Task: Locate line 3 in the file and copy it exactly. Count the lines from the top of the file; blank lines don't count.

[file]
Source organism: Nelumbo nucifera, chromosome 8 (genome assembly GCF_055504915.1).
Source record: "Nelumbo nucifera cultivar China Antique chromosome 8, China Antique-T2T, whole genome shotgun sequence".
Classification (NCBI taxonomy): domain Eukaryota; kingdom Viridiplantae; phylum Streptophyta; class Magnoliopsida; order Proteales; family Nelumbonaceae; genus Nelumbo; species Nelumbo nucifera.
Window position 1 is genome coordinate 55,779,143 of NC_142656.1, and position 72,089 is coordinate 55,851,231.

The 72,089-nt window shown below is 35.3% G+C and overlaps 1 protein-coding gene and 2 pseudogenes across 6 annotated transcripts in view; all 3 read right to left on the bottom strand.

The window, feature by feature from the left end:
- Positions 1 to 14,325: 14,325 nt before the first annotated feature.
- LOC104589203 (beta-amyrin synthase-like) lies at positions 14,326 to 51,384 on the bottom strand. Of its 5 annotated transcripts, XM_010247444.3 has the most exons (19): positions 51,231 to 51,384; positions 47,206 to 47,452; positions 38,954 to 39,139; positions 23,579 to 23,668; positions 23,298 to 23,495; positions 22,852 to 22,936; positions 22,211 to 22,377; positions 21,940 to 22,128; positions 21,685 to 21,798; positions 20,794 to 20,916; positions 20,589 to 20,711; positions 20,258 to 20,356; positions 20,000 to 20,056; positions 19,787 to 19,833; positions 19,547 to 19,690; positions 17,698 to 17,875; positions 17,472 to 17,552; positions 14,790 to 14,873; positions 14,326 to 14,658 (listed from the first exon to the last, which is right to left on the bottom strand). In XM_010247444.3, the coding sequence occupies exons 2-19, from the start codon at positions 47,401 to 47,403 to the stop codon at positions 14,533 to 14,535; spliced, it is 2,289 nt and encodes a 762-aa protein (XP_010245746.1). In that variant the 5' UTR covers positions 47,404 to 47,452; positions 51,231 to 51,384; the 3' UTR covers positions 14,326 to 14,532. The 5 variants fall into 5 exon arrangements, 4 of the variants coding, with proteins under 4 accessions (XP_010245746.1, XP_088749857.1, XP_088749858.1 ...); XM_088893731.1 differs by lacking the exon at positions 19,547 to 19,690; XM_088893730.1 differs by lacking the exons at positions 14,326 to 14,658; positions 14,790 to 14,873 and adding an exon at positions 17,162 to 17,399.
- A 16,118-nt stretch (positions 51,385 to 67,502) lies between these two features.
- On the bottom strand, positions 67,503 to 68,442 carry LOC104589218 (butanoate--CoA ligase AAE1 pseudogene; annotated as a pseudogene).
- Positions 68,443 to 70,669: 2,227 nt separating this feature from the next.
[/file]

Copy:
Classification (NCBI taxonomy): domain Eukaryota; kingdom Viridiplantae; phylum Streptophyta; class Magnoliopsida; order Proteales; family Nelumbonaceae; genus Nelumbo; species Nelumbo nucifera.